Student bounces from gym to lab to class to international competition
When UBC engineering student Trevor Stirling talks about a Miller plus, don’t be thinking it has anything to do with a beverage.
Stirling, who is in his third year of electrical engineering at UBC’s Okanagan campus, is heading to the world trampoline championships taking place in Denmark next week. The young athlete, a Kelowna Secondary School grad, has been bouncing on a trampoline since 2007, and will represent Canada in the men’s single competition.
A Miller plus (named after American gymnast Wayne Miller), is the official name of one of several jumps that Stirling does during his trampoline routine. It’s a double backflip, with a couple of double full twists thrown in for good measure. Because gymnastics is still a subjective sport, marked by a panel of judges, the tougher and more complex the routine, the higher the point count will be for the 20-year-old athlete.
For Stirling, who spends his days in the labs and classes at UBC’s Okanagan campus, there’s a science behind the competitive aspect of the trampoline. And his analytical, scientific mind can transfer that science into the sport to help improve his routine.
“I can think about the conservation of angular momentum while I’m jumping and I can use that to figure out how to get more flip,” he explains. “And when I’m in the gym working on the trampoline that takes my mind off my studying.”
Stirling spends five nights a week at the gym, and carrying a full course load of six upper-level credits means he has a heavy academic schedule. But, he likes to be challenged and has high ambitions — in the gym and in the classroom.
Jonathan Holzman, associate professor in the School of Engineering, says Stirling is at the top of his class and comes across as a disciplined and remarkably humble student. Holzman runs the Integrated Optics Laboratory at UBC Okanagan and Stirling is on his research team — working on terahertz generation and spectroscopy (experimenting with the different frequencies of light and comparing those with the frequencies of electrons).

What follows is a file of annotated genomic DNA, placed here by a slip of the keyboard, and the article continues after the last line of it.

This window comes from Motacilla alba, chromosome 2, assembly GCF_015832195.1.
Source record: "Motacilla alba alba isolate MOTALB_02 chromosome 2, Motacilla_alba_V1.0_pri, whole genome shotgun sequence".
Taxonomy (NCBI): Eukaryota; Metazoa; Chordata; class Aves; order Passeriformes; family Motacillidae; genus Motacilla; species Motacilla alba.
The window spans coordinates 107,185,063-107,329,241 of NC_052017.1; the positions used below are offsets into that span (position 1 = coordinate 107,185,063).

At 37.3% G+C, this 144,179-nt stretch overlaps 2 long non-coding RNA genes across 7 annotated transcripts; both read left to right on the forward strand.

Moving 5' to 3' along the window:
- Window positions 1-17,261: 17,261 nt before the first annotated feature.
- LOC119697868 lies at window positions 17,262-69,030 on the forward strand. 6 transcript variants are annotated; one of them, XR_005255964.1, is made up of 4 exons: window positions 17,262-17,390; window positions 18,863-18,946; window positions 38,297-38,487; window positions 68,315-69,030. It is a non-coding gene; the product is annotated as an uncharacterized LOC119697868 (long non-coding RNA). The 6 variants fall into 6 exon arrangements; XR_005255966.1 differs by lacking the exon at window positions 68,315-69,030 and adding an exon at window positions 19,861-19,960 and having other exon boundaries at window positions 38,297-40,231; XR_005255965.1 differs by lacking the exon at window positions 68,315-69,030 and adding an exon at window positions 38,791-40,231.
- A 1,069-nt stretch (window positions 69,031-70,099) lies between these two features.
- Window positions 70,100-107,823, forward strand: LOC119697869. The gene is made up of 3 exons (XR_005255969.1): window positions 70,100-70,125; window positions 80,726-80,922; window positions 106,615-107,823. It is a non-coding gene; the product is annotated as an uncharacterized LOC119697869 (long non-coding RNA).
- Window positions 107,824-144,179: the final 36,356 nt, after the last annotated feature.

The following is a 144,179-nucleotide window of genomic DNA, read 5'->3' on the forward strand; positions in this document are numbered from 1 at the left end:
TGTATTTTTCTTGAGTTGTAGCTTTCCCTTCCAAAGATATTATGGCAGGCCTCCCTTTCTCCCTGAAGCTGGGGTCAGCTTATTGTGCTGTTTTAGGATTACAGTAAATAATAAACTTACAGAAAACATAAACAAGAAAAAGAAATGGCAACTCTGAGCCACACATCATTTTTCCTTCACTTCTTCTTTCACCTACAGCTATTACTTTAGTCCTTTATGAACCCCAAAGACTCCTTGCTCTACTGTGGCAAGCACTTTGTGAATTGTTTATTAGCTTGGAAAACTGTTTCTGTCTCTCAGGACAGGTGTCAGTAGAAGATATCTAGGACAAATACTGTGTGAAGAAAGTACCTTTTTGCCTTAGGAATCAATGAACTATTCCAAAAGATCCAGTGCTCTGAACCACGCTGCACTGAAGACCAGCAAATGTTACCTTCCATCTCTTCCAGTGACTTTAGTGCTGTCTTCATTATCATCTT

“Trevor personifies excellence. He excels in academics and athletics,” says Holzman. “And he has put forward major contributions to our research on terahertz technology. He truly is one of our nation’s rising stars.”
While he will represent Canada at the World Trampoline and Tumbling Championships next week, Stirling knows the competition is top-notch. It’s literally the best in the world. He has no grand illusions about winning it all.
“This competition is a qualifier for the Olympics and the top eight will get a spot,” he says. “Even now I know it’s not a possibility for me in 2016. I’m aiming to score about 100 points this competition, and I know I’ll be a bit behind the leaders who will probably earn about 110.”
While competing in Odense, he will also soak up the atmosphere of the international competition. He has been competing for years, first as a junior, and each international event is a chance to watch the world’s best athletes, learn from them, and improve on his own skills. And he will come back from the world finals just in time for the first-semester final exams. That’s his reality.
“I have had to miss a lot of school and the professors have been really good about supporting me,” he says. “They know, when I’m not in class, I’m competing somewhere.”